My church identity is tied to the body of Christ abroad.
The bishop who ordained me was ordained by African bishops. My priesthood is a gift granted by the global body of Christ. As a result, the rise of the church in the Global South has never felt like a distant sociological fact. It is personal and vital to my work. I identify more with believers who speak other languages, have different skin colors, and live on the other side of the planet than with fellow white Americans who live on my block.
This is a miracle—an ongoing act of grace that would have been unthinkable before the coming of Christ. Jesus made a new family whose kinship trumps cultural, national, and biological ties. But though miraculous, this extended family affects my ordinary day—the way I pray, worship, vote, and think about my neighbors, my church, myself, and the world.
At the beginning of the 20th century, 80 percent of Christians lived in Europe and North America, with only 20 percent in the non-Western world. Now it’s almost the reverse. Two-thirds of the world’s Christians live in the Global South. This reversal is due not so much to the decline of faith in the West but to the explosive growth of the church in the rest of the world. I see this in my own Anglican Communion, which wanes in wealthy Western nations and blossoms in the Global South.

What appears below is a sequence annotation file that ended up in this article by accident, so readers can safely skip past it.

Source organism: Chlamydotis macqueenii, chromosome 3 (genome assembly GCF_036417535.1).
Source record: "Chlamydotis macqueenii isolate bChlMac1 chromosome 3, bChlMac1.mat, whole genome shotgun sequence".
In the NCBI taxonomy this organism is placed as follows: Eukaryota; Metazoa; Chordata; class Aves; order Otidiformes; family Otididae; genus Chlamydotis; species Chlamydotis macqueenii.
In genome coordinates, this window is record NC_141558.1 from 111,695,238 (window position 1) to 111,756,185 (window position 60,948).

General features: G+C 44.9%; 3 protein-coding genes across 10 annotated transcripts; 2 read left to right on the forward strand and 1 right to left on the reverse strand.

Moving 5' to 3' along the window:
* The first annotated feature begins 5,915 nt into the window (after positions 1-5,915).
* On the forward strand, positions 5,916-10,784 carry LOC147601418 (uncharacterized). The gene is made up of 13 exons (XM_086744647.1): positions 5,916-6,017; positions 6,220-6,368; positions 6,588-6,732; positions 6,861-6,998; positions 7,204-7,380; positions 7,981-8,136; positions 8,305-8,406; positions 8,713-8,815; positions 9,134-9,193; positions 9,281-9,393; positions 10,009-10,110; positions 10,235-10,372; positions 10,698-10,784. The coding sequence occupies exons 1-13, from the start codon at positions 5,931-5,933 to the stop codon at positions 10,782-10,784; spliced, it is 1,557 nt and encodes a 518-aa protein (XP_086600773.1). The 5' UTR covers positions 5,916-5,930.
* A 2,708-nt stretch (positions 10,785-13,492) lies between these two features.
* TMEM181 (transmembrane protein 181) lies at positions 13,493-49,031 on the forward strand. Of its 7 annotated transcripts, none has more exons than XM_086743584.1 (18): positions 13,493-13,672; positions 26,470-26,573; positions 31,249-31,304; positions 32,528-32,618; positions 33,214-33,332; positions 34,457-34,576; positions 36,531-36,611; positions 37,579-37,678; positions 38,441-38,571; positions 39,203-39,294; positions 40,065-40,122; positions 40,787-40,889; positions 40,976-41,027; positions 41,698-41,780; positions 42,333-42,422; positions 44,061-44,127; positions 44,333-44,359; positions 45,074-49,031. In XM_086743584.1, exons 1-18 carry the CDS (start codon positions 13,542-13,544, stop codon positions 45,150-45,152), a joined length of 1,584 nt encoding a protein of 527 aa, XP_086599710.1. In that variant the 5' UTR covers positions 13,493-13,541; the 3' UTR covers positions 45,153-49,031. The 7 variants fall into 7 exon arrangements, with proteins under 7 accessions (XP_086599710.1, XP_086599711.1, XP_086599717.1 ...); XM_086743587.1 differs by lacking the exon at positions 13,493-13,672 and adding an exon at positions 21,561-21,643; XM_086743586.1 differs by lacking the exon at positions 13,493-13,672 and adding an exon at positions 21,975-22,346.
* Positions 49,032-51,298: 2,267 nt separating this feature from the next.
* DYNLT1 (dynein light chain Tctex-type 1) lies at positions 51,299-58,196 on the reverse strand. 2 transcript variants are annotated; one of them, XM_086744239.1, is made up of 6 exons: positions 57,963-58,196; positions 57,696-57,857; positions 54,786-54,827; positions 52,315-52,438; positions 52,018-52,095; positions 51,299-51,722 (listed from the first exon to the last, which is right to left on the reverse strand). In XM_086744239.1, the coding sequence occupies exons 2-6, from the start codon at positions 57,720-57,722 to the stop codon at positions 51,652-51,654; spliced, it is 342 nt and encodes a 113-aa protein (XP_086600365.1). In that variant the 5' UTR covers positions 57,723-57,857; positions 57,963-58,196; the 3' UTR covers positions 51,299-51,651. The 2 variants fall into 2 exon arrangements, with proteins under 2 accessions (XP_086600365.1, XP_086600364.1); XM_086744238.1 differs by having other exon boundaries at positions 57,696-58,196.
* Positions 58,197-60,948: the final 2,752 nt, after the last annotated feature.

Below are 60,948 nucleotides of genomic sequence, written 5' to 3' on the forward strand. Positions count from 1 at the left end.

This reality offers me hope. The vanguard of the Christian movement is not on American shores. North American culture, then, does not determine the future of the church. Western secularization, or even the marginalization of Christianity in the West, has about as much power to limit the flourishing of the church as it has to stop a hurrican or change the seasons. The indigenous growth and revival in global Christianity—which would have …